While drugs given during chemotherapy can help to combat nausea, more than half of patients also suffer from delayed nausea and vomiting. This kicks in after chemo has finished and can last for days. Some oncologists had reported that pantoprazole, a proton pump inhibitor which reduces stomach acid, was helpful for these patients. However, others were not convinced.

A recently completed New Zealand-based clinical trial (called PantoCIN) has provided proof that this treatment has benefits.

The trial involved 160 patients from 10 different NZ cancer treatment centres. Half were given pantoprazole for 5 days at the beginning of their first cycle of chemotherapy and a placebo pill for 5 days at the beginning of their second cycle; the other half received the placebo with their first chemo cycle and the pantoprazole with their second cycle. This was a blind trial so the participants did not know which group they were in. All were asked to report any nausea and vomiting, and also asked to compare their experiences after their first and second cycles of chemo.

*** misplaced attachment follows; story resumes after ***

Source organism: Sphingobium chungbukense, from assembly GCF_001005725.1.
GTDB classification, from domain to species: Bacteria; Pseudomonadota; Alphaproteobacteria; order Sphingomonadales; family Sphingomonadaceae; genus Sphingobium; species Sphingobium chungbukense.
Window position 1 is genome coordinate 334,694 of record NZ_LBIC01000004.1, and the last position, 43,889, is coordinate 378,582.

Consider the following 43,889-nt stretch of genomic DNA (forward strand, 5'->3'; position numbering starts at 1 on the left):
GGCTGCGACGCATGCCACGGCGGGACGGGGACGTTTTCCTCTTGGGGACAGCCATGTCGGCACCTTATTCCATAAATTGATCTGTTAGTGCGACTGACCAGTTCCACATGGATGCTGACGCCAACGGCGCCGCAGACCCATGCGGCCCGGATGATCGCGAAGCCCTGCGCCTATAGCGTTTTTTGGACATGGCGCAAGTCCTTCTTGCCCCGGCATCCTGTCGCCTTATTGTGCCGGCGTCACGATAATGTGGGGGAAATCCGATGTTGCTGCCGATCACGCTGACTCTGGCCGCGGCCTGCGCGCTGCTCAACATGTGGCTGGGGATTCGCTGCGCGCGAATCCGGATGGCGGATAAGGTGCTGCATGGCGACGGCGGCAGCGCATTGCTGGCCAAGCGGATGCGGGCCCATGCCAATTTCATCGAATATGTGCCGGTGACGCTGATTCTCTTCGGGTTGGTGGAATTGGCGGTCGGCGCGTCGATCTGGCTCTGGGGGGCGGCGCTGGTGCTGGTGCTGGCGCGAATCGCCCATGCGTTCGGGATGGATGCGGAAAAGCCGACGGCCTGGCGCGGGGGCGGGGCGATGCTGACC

One in every eight patients had absolutely no nausea or vomiting after receiving pantoprazole. Significantly more (49%) patients reported a better experience after taking pantoprazole than the placebo, whereas only 29% preferred the placebo treatment.

The researchers concluded that “pantoprazole is a cheap, well-tolerated agent, without significant drug interactions, which clearly ameliorates this symptom in a significant proportion of patients and should be considered as a standard prophylactic intervention”.

You can read more about the trial design here and the study results here. Click here to read an interview with study leader Dr Richard Isaacs.

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